All aboard: train rolls out Sask. history

Southern Prairie Railway | Restored train locomotive and coach take passengers down short-line tracks

OGEMA, Sask. — A century or so ago, pioneers, train robbers, horse thieves and rum runners were as thick as flies in the noon-day sun in the villages and hamlets surrounding Saskatchewan’s Big Muddy Valley.

Today, with the help of community members and a local heritage group based at Ogema, Sask., characters from Saskatchewan’s past are making a comeback.

“Our heritage is something we really need to hold onto because we’re never going to understand where we need to go if we don’t know where we’ve been,” said Cheryl Generous, chief executive officer of Southern Prairie Railway, a non-profit heritage railway company that preserves the region’s history and promotes tourism.

“I’m a real believer in keeping our heritage alive. And train rides appeal to everybody.”

Southern Prairie Railway (SPR) is the operating division of the Ogema Heritage Railway Association.

It offers 14 different railway tours in southern Saskatchewan, all using a restored 1945 General Electric locomotive and a refurbished 1922 Pullman Coach purchased in Gettysburgh, Pennsylvania.

About 5,000 hours of volunteer labour went into restoring the train.

SPR tours, which run from May to October, depart from Ogema’s train station, which was relocated in Simpson, Sask., and restored to its original condition.

The tours run on a short-line network owned by Red Coat Road and Rail (RCRR), a locally owned company that was established in the late 1990s to buy 115 kilometres of Canadian Pacific Railway track that was slated for abandonment.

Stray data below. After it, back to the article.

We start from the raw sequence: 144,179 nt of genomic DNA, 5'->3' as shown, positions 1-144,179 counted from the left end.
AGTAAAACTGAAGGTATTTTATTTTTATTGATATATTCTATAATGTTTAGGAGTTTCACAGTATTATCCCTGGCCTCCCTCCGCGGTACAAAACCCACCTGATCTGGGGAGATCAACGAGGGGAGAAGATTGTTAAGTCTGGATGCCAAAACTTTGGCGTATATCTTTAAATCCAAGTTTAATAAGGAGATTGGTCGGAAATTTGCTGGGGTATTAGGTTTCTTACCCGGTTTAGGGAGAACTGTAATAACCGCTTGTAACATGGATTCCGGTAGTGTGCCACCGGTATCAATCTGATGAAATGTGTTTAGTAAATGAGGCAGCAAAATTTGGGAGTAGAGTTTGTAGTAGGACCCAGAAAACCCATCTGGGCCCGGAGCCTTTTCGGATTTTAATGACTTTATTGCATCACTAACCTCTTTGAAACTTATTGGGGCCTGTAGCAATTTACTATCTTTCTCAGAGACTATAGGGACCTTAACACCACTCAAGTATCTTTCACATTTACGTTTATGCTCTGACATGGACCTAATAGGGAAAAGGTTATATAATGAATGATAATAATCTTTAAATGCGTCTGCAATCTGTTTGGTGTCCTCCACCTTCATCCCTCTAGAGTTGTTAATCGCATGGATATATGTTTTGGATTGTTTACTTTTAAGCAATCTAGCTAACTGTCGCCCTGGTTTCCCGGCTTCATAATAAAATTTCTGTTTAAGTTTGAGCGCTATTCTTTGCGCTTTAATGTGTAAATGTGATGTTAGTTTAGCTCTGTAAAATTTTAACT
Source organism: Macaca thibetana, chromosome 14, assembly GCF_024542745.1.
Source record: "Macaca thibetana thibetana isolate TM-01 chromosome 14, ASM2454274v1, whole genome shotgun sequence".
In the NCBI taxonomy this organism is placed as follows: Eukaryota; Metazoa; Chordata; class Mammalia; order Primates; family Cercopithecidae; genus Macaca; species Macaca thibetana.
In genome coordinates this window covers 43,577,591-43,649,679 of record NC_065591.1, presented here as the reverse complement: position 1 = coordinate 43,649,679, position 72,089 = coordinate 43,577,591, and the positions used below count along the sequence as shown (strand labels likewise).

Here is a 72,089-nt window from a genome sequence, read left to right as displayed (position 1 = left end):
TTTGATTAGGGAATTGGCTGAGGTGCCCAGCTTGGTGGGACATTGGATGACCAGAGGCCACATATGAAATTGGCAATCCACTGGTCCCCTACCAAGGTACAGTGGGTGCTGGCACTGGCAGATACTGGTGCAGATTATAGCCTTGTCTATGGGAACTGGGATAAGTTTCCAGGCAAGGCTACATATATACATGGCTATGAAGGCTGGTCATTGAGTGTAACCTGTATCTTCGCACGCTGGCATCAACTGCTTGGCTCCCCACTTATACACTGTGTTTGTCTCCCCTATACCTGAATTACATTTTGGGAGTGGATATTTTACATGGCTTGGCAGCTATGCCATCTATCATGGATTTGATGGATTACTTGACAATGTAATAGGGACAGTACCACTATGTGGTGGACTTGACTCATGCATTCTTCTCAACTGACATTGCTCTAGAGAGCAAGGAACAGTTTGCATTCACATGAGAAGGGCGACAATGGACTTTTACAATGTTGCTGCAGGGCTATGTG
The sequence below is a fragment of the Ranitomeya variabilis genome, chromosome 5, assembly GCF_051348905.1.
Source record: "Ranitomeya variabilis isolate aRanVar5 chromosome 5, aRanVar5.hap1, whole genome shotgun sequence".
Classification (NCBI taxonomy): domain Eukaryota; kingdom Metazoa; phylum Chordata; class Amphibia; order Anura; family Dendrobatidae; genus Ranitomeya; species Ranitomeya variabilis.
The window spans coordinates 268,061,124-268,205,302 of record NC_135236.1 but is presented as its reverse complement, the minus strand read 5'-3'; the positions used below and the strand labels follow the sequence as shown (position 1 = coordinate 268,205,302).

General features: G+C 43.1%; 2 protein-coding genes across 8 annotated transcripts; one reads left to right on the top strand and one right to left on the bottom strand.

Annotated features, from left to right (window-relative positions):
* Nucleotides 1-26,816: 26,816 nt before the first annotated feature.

SPR has an agreement that allows it to use Red Coat’s tracks.

Train schedules are co-ordinated between SPR and Great Western Railway, the company that is contracted by RCRR to move commercial freight and perform track maintenance.

On the Red Coat line between Pangman and Assiniboia, Sask., it’s not uncommon for SPR riders to see a band of dusty desperadoes storm into the coach, flash their pistols and make off with a satchel full of loot.

Money raised during the staged robberies is donated to charity.

Visitors can also ride the rails with gangsters and rum runners, similar to those who did business in southern Saskatchewan during Prohibition.

Some lucky riders might even have a close encounter with Bonnie and Clyde, the criminal couple who gained notoriety and ill-gotten wealth during the Roaring Twenties.

Tourists who appreciate the more conservative, blue-collar lifestyle of southern Saskatchewan’s early settlers might prefer to hitch a ride on SPR’s weekly Heritage Train.

The Heritage Train is a two-and-a-half hour excursion that runs from Ogema, Sask., and nearby Horizon, Sask., a once-bustling prairie town that now consists of a carefully preserved heritage elevator and community church, both reminders of prairie life from a bygone era.

Since SPR offered its first railway tour in 2012, thousands of visitors have visited Ogema.

“It’s been phenomenal,” said Generous.

“We’ve had passengers from every province and territory ride the train in the three years that we’ve been going. We’ve also had riders from England, Ireland, Scotland, India, Australia … and even South Korea.”

The responses from appreciative visitors ranges from hugs to teary-eyed riders who can’t hide their emotions, said Generous.

“Some people are overwhelmed.…. You can see there’s a lot of emotion happening for them.”

When asked about SPR’s contribution to the local economy, Generous cited the number of local jobs created, new businesses opened and new money for the Ogema community.

Later this year, the company will transport its 10,000th rider.

“As far as the economic impact is concerned, I can tell you it’s been fantastic,” Generous said.

The local museum now employs full-time workers, existing businesses have increased staff to deal with the influx of tourists and the SPR itself has created nine new positions, all filled by local residents.

“It’s a really big deal when you’re getting those kinds of numbers in a small rural community,” Generous said.

“Those are big numbers for a community like Ogema.”

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